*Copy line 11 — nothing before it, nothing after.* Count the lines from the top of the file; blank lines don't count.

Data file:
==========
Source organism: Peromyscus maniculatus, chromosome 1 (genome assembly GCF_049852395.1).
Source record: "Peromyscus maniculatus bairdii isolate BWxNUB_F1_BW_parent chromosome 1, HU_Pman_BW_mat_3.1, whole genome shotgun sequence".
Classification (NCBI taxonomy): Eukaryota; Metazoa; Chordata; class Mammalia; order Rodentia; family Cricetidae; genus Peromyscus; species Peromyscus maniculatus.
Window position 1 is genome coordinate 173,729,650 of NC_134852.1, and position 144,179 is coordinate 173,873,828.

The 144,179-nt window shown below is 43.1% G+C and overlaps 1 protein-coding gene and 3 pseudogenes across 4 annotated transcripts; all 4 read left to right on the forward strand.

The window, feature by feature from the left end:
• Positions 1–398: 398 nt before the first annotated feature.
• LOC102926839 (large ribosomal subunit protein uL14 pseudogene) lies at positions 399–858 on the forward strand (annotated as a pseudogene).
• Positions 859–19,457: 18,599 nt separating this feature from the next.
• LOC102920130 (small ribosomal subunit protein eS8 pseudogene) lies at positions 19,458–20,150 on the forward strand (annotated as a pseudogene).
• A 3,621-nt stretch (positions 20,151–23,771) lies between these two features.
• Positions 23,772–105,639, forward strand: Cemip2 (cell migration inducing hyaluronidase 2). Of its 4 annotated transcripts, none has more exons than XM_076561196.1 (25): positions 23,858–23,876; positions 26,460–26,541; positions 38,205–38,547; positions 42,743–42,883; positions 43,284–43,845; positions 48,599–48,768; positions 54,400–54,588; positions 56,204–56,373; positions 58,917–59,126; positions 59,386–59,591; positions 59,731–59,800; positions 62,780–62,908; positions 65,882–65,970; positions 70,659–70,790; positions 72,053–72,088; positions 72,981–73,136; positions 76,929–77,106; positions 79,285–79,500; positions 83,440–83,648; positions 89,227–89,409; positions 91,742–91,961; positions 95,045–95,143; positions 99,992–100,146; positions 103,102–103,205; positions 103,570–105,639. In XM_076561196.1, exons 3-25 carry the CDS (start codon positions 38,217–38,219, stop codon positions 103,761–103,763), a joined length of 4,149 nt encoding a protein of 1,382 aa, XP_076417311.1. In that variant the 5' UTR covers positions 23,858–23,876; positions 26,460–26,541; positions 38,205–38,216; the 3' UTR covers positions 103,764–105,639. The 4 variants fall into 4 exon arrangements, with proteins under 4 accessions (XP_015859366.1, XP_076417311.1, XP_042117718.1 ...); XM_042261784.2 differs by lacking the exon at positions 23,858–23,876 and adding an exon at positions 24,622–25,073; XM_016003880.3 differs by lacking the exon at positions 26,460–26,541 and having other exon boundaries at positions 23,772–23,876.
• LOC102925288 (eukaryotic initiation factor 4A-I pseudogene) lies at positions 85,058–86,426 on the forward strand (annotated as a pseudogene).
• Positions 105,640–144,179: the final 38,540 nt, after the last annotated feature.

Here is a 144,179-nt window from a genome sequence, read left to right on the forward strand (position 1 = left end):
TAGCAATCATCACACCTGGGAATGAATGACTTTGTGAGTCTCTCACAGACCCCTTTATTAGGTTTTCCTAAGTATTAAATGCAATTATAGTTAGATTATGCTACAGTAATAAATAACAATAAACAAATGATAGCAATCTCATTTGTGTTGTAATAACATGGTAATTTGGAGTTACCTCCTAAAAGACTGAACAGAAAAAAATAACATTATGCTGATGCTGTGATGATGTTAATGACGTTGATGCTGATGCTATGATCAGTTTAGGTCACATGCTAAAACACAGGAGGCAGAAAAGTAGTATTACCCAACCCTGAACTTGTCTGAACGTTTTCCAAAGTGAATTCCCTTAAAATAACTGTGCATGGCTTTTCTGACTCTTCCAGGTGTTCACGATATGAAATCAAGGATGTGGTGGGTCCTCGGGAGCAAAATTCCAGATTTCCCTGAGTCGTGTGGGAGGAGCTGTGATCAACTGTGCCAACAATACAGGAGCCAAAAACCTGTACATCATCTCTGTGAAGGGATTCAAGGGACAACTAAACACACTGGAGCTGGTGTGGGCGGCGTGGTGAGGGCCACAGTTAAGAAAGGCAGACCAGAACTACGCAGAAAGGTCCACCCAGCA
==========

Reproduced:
• A 3,621-nt stretch (positions 20,151–23,771) lies between these two features.